I'm not always in the right mood for poetry, but when I am, it's like a key finding a lock.
Today, I'm in the mood for it, able to be at work but still in the simmering aftermath of a badly sprained ankle. It's rainy and muggy, just the right pressure combo for me to have a headache at the edges of things, driven off partially by the ibuprofen taken for the ankle. But I can't take anything else, at least not for a few hours. So.
I read Sylvia Plath's "Blackberrying", led there by arcane Internet means, as it goes. Sylvia Plath is one of the poets who pass the test with me anyway, but "Blackberrying" has something about it that I craved today, I guess. Perhaps my own memories of picking blackberries, though I never went with a bucket to gather them. No, my father and I would stop and pick some, eating as we went, when we were fishing at the reservoir.
We weren't supposed to be at that reservoir, of course; nobody was. But again, as things go, there was a traditional hole cut in the fence by generations of partyers and fisherpeople, we always caught and released, sometimes he brought cans of beer but mostly not. Mostly it was he and I and some soda, tacklebox replete with lures and a pair of pliers. At the far end, through the water, you could see the sunfish beds, and they would nibble at your ankles and toes if you stood there.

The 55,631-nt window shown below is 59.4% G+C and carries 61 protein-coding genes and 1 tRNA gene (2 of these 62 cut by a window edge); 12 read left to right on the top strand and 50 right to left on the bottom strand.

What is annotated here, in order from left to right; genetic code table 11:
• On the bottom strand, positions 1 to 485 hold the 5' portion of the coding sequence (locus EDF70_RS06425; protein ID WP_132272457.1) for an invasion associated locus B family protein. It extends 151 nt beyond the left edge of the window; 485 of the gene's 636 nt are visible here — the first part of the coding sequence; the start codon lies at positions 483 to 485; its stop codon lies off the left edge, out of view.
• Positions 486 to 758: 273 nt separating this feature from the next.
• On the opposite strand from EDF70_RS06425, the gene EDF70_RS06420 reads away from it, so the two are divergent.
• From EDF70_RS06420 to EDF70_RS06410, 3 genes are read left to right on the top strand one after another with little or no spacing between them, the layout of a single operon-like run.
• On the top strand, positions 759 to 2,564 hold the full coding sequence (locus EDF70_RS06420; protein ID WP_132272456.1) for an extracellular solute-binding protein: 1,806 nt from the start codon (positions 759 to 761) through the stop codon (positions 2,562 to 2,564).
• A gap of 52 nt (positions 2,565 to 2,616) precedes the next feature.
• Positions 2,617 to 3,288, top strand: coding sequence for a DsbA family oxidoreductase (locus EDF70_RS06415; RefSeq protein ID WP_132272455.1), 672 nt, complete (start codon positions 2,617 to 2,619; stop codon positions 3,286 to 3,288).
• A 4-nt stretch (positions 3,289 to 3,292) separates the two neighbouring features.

The blackberries would be in rocky bushes by the road the reservoir maintenance people use, a ring or maybe a horseshoe around the water. I crave the taste of those blackberries each time I buy a plastic box of them at the story, but they're never just so. Sun warmed, sweat salty, watery breeze, it's all missing. I can't very well buy a pint of air conditioned grocery store blackberries and leave them on the porch for awhile, hope they reach that fat soft stage where they velvet apart in your fingers and the seeds are sand grit between your teeth. I can't go back to fishing with my father at the yellow dirt-sandy reservoir, catch and release, the pride of the first time I was able to get a fish off the hook myself, firm and slippery in my palm, be careful of the fin.